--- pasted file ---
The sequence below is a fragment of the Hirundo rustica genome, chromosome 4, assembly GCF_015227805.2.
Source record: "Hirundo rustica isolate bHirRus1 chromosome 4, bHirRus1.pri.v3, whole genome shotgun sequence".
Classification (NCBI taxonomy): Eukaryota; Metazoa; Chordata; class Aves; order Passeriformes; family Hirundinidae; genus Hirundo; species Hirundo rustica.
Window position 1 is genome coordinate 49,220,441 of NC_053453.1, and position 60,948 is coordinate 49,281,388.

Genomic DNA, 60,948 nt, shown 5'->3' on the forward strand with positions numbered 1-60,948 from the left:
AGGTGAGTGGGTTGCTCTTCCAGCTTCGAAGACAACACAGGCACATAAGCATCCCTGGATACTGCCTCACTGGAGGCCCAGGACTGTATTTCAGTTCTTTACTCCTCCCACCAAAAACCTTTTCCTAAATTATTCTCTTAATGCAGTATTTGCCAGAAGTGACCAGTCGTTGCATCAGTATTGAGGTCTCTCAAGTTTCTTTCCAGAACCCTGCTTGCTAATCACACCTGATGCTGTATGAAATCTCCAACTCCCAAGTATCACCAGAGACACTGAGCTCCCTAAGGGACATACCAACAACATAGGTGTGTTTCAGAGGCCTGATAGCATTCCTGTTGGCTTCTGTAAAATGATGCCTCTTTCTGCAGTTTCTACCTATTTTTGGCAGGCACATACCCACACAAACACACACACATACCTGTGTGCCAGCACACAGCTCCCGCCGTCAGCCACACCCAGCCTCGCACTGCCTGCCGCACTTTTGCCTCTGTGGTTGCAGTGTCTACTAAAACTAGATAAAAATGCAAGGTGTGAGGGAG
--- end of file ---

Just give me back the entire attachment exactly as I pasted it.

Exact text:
The sequence below is a fragment of the Hirundo rustica genome, chromosome 4, assembly GCF_015227805.2.
Source record: "Hirundo rustica isolate bHirRus1 chromosome 4, bHirRus1.pri.v3, whole genome shotgun sequence".
Classification (NCBI taxonomy): Eukaryota; Metazoa; Chordata; class Aves; order Passeriformes; family Hirundinidae; genus Hirundo; species Hirundo rustica.
Window position 1 is genome coordinate 49,220,441 of NC_053453.1, and position 60,948 is coordinate 49,281,388.

Genomic DNA, 60,948 nt, shown 5'->3' on the forward strand with positions numbered 1-60,948 from the left:
AGGTGAGTGGGTTGCTCTTCCAGCTTCGAAGACAACACAGGCACATAAGCATCCCTGGATACTGCCTCACTGGAGGCCCAGGACTGTATTTCAGTTCTTTACTCCTCCCACCAAAAACCTTTTCCTAAATTATTCTCTTAATGCAGTATTTGCCAGAAGTGACCAGTCGTTGCATCAGTATTGAGGTCTCTCAAGTTTCTTTCCAGAACCCTGCTTGCTAATCACACCTGATGCTGTATGAAATCTCCAACTCCCAAGTATCACCAGAGACACTGAGCTCCCTAAGGGACATACCAACAACATAGGTGTGTTTCAGAGGCCTGATAGCATTCCTGTTGGCTTCTGTAAAATGATGCCTCTTTCTGCAGTTTCTACCTATTTTTGGCAGGCACATACCCACACAAACACACACACATACCTGTGTGCCAGCACACAGCTCCCGCCGTCAGCCACACCCAGCCTCGCACTGCCTGCCGCACTTTTGCCTCTGTGGTTGCAGTGTCTACTAAAACTAGATAAAAATGCAAGGTGTGAGGGAG